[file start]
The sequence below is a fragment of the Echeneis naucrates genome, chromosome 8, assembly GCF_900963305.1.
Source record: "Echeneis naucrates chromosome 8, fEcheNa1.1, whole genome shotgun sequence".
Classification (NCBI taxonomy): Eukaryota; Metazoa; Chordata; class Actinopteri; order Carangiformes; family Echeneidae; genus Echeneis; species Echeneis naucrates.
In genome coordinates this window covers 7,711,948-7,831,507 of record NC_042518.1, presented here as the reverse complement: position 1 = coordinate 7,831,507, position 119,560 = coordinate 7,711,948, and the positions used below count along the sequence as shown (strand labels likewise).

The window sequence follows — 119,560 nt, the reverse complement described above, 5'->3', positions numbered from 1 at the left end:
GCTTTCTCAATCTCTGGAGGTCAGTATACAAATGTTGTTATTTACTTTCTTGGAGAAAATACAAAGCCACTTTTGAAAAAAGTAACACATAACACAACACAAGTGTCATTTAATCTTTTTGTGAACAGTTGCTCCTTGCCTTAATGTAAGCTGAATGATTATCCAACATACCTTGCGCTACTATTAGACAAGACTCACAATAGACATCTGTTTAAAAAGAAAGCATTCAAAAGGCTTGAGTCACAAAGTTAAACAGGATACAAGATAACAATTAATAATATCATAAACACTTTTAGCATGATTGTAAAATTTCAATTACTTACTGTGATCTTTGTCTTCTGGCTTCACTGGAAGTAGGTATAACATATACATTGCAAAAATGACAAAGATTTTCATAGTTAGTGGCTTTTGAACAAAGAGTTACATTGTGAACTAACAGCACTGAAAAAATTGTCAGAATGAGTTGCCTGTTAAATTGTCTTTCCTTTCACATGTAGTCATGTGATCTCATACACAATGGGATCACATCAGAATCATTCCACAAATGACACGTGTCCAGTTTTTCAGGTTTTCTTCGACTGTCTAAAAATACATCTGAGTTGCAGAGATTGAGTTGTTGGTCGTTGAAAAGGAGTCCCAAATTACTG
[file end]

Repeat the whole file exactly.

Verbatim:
The sequence below is a fragment of the Echeneis naucrates genome, chromosome 8, assembly GCF_900963305.1.
Source record: "Echeneis naucrates chromosome 8, fEcheNa1.1, whole genome shotgun sequence".
Classification (NCBI taxonomy): Eukaryota; Metazoa; Chordata; class Actinopteri; order Carangiformes; family Echeneidae; genus Echeneis; species Echeneis naucrates.
In genome coordinates this window covers 7,711,948-7,831,507 of record NC_042518.1, presented here as the reverse complement: position 1 = coordinate 7,831,507, position 119,560 = coordinate 7,711,948, and the positions used below count along the sequence as shown (strand labels likewise).

The window sequence follows — 119,560 nt, the reverse complement described above, 5'->3', positions numbered from 1 at the left end:
GCTTTCTCAATCTCTGGAGGTCAGTATACAAATGTTGTTATTTACTTTCTTGGAGAAAATACAAAGCCACTTTTGAAAAAAGTAACACATAACACAACACAAGTGTCATTTAATCTTTTTGTGAACAGTTGCTCCTTGCCTTAATGTAAGCTGAATGATTATCCAACATACCTTGCGCTACTATTAGACAAGACTCACAATAGACATCTGTTTAAAAAGAAAGCATTCAAAAGGCTTGAGTCACAAAGTTAAACAGGATACAAGATAACAATTAATAATATCATAAACACTTTTAGCATGATTGTAAAATTTCAATTACTTACTGTGATCTTTGTCTTCTGGCTTCACTGGAAGTAGGTATAACATATACATTGCAAAAATGACAAAGATTTTCATAGTTAGTGGCTTTTGAACAAAGAGTTACATTGTGAACTAACAGCACTGAAAAAATTGTCAGAATGAGTTGCCTGTTAAATTGTCTTTCCTTTCACATGTAGTCATGTGATCTCATACACAATGGGATCACATCAGAATCATTCCACAAATGACACGTGTCCAGTTTTTCAGGTTTTCTTCGACTGTCTAAAAATACATCTGAGTTGCAGAGATTGAGTTGTTGGTCGTTGAAAAGGAGTCCCAAATTACTG